Album Review

Gratefulness, Contentment & Anticipation on Sean McConnell's Latest

Sean McConnell - Sean McConnell

As one of music’s most sought after songwriters, Sean McConnell has penned tunes that have been recorded by artists such as Wade Bowen, Randy Rogers, Buddy Miller, and Martina McBride (among a multitude of others); with his latest release, the accomplished tunesmith is poised to make his mark as an artist in his own right. Released on Rounder Records, the self-titled, ten-song collection - immaculately produced by Ian Fithuk and Jason Lehning – immerses the listener in McConnell’s honest, emotional songwriting and understated, flawless vocals from the first track to the last.

Beginning with “Holy Days,” which looks back fondly on those sacred days now passed, McConnell’s songs are often autobiographical yet told in a universally identifiable manner that resonates with the listener. From the simply delightful “Hey Mary,” a breezy love song that will make your heart happy, the joyous “Best We’ve Ever Been,” which tells of a relationship that keeps getting better with the years, and “Queen of Saint Mary’s Choir,” about McConnell’s parents and upbringing, he weaves themes of love, family and nostalgia through songs that are emotional, insightful and passionate.

Sincerity and romance are found on the ballad, “One Acre of Land,” encouragement on the irresistible folk-tinged, “Bottom of The Sea” (“So hold your nose, cannonball, someone let me through”), and thoughtful reflection - and a huge heaping of swell-in-your-chest emotion - on the peaceful, acoustic “Beautiful Rose” which finds him looking back on a life that might be different from what he thought it would be, but realizing he wouldn’t change a thing.“Baby this ain’t Neverland, yeah maybe life’s not what I thought it be/It’s nothing like my childhood fantasies/It’s harder than I could’ve known, but higher than my hopes could float and better than I ever could have dreamed/More villains and sad endings I suppose, but I’ll take this thorns for this beautiful rose.”  In addition to those sentiments, McConnell doesn’t shy away from interspersing varied religious references throughout the album, particularly on “Running Under Water” which becomes almost hymn-like in the chorus and closer “Babylon” which compares the end of a relationship the to the ancient city. “Did you turn around and watch it crumble/Do you ever go through the rubble trying to find out where the hell it went wrong?”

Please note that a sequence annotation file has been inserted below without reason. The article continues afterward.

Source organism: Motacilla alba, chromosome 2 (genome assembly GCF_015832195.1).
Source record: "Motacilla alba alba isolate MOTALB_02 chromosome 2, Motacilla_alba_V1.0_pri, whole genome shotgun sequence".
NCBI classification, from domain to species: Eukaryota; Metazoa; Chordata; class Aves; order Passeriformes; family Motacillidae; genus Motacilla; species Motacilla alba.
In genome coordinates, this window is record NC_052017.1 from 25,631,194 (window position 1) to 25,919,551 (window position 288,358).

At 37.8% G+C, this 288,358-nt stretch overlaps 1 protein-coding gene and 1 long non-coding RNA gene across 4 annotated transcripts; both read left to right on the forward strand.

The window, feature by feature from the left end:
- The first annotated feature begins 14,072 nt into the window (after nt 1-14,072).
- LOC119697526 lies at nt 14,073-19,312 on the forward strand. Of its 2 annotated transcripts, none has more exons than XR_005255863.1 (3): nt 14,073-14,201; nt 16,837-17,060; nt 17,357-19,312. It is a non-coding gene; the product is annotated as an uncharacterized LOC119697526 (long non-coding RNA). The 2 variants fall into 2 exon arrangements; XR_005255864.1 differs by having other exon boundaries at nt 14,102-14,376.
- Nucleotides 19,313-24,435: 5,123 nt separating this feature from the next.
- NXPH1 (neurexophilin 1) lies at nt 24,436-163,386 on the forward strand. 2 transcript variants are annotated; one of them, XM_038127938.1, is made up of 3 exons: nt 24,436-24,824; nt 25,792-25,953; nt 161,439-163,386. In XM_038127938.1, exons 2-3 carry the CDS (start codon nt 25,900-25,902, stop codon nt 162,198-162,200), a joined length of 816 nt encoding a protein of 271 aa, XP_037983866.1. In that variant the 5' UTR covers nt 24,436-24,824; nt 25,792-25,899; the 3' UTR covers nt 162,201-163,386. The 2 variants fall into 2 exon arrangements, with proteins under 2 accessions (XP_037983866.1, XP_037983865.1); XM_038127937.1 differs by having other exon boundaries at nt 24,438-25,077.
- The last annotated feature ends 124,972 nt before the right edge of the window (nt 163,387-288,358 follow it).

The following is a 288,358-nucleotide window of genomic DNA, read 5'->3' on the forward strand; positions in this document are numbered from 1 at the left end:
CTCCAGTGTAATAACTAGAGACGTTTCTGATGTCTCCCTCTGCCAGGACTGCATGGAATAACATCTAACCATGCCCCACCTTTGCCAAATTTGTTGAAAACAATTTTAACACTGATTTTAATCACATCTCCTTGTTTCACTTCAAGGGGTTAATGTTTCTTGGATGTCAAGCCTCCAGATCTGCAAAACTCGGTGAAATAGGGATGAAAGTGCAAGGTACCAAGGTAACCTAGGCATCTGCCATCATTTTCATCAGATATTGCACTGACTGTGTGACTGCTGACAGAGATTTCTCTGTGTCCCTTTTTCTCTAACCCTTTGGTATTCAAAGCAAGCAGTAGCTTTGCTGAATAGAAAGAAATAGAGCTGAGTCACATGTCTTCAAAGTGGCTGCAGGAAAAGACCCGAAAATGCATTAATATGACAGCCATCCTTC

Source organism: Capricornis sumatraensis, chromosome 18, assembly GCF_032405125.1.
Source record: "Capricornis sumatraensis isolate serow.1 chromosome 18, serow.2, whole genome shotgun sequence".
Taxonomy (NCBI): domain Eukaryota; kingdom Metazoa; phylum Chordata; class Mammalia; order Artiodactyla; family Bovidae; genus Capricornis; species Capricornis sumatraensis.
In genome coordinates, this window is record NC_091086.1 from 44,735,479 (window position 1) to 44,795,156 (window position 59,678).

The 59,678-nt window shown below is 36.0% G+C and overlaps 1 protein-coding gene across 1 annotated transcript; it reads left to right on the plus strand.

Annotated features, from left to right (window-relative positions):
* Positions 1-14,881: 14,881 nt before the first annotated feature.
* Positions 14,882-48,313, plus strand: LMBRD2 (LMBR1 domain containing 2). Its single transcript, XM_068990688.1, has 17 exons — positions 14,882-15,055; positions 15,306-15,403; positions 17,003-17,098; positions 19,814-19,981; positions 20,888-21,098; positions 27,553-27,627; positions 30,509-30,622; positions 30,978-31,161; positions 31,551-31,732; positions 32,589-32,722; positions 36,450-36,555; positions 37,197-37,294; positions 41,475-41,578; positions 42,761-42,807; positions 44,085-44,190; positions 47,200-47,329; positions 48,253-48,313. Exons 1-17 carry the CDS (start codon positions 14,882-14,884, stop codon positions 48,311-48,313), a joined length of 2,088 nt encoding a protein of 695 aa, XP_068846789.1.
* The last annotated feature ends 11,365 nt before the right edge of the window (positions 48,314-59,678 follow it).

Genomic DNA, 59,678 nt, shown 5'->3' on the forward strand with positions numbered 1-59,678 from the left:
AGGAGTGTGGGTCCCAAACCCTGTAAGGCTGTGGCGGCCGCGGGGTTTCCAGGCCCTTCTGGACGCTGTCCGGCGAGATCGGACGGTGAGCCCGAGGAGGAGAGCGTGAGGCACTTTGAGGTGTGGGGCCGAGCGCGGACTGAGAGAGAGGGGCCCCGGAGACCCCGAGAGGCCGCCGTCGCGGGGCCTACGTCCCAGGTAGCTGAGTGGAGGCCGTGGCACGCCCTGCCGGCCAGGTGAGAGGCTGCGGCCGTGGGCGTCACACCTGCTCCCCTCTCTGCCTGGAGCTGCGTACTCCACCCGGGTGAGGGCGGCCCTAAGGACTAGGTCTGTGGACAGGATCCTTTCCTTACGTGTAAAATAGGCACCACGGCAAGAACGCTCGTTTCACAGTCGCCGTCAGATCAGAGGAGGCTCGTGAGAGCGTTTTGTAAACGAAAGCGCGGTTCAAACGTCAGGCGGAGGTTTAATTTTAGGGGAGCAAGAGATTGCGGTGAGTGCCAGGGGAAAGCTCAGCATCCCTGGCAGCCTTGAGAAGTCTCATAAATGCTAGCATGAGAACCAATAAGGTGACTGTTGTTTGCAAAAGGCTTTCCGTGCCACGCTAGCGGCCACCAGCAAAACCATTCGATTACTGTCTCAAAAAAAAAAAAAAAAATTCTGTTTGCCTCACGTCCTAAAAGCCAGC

On an album replete with poignant lyrics and unforgettable melodies, there is also a palpable sense of McConnell’s gratefulness for the past, happiness with the present and anticipation for the that undeniably holds great promise. Originally appeared in The Daily Country